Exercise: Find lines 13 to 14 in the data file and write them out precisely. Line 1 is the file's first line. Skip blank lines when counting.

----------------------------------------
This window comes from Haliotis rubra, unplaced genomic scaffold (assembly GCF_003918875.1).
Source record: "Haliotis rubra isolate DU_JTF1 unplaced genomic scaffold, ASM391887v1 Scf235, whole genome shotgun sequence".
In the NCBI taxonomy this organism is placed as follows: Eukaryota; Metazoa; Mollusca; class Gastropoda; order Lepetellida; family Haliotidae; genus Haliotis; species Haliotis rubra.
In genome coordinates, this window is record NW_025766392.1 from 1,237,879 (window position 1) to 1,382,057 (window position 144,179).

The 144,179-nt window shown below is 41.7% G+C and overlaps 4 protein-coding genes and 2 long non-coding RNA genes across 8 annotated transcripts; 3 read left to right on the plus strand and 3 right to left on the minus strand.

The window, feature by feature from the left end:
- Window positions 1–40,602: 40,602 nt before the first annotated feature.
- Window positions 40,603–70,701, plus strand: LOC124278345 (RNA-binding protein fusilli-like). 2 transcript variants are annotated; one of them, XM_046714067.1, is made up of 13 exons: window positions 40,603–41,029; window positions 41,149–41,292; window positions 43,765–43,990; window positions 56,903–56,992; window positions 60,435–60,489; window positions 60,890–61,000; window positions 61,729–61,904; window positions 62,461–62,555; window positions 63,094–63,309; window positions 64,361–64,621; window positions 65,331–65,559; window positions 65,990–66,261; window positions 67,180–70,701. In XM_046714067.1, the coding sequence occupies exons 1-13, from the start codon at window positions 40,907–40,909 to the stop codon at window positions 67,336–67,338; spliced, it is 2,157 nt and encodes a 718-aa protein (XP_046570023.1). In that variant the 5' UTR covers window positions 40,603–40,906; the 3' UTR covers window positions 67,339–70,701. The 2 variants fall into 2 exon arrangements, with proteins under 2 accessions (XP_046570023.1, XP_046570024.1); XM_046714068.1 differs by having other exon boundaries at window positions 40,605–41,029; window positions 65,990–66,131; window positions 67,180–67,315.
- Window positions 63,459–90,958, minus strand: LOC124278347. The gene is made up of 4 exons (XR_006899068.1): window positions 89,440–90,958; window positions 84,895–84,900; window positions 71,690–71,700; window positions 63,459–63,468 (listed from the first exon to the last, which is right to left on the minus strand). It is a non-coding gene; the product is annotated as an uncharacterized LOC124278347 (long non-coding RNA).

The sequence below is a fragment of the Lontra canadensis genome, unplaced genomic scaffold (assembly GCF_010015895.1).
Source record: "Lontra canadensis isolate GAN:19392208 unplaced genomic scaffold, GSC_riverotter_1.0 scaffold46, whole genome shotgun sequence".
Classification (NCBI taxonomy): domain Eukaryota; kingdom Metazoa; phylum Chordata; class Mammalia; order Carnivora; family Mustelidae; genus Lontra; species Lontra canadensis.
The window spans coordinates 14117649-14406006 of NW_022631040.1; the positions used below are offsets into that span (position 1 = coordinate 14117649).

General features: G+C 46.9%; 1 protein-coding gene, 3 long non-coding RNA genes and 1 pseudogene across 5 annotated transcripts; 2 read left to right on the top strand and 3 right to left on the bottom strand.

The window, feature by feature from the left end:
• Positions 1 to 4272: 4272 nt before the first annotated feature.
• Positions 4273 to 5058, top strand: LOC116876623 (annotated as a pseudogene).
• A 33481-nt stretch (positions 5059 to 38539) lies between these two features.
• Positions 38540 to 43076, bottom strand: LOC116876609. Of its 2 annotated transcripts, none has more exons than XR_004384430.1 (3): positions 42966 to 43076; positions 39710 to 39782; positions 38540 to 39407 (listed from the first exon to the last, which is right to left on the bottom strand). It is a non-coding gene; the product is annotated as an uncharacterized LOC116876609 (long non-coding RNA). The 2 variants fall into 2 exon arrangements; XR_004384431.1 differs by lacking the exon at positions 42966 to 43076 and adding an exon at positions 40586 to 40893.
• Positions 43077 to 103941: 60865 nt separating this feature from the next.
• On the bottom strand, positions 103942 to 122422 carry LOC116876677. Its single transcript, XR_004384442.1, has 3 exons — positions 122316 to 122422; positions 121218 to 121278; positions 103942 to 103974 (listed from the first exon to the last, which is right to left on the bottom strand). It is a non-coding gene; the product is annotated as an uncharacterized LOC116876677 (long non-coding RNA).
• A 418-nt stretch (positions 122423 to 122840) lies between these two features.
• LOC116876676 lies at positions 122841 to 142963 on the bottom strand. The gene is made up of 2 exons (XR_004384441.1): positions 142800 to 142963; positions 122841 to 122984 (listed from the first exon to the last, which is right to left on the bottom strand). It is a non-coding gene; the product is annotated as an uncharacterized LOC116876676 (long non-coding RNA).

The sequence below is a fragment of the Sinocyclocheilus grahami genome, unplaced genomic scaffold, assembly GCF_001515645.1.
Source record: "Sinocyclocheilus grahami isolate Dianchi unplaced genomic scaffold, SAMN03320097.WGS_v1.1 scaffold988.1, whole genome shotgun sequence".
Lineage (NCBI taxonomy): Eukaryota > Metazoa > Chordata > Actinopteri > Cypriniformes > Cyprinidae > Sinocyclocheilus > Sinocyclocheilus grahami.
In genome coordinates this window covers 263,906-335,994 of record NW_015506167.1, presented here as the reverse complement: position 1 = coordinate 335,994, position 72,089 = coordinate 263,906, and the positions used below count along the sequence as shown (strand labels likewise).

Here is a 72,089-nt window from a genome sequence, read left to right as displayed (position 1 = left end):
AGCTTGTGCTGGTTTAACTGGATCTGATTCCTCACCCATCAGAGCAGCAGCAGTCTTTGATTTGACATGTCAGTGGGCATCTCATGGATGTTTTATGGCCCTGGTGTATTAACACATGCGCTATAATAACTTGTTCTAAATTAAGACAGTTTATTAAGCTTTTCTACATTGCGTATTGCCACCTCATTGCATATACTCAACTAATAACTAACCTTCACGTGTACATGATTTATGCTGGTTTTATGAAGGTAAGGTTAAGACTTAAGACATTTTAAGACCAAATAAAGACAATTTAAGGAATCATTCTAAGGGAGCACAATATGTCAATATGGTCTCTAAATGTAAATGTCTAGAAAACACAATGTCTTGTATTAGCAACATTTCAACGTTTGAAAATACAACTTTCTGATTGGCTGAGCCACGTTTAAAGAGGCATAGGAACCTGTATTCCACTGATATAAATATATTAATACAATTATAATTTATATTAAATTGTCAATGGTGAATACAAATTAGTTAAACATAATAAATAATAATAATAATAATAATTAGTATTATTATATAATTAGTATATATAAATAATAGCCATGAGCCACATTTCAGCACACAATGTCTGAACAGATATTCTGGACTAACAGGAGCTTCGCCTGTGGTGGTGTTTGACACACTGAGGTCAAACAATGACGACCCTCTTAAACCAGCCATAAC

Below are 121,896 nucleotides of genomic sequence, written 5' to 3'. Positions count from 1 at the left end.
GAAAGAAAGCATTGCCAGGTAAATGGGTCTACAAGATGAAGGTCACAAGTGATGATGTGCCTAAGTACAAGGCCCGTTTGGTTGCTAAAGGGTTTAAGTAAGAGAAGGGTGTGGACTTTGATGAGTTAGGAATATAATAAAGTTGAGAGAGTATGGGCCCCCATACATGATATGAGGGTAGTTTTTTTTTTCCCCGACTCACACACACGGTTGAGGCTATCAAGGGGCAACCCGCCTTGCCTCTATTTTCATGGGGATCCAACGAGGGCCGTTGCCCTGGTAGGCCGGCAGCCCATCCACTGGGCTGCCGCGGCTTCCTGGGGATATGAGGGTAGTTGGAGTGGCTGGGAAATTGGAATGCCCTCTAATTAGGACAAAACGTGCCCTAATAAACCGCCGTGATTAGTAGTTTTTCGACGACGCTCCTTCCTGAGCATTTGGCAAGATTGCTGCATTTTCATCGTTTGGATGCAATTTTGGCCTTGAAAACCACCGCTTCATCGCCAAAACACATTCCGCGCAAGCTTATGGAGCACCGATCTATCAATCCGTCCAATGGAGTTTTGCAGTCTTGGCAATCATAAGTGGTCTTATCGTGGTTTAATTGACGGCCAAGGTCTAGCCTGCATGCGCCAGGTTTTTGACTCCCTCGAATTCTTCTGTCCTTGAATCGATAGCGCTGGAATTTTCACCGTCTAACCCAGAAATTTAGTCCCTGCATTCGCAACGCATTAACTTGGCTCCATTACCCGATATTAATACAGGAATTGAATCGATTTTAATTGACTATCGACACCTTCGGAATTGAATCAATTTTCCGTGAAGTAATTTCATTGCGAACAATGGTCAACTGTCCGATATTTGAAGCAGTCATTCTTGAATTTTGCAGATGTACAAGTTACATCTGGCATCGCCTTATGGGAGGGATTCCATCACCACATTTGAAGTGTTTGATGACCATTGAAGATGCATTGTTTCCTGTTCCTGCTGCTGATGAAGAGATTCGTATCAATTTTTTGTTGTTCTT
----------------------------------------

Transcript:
The window spans coordinates 14117649-14406006 of NW_022631040.1; the positions used below are offsets into that span (position 1 = coordinate 14117649).

General features: G+C 46.9%; 1 protein-coding gene, 3 long non-coding RNA genes and 1 pseudogene across 5 annotated transcripts; 2 read left to right on the top strand and 3 right to left on the bottom strand.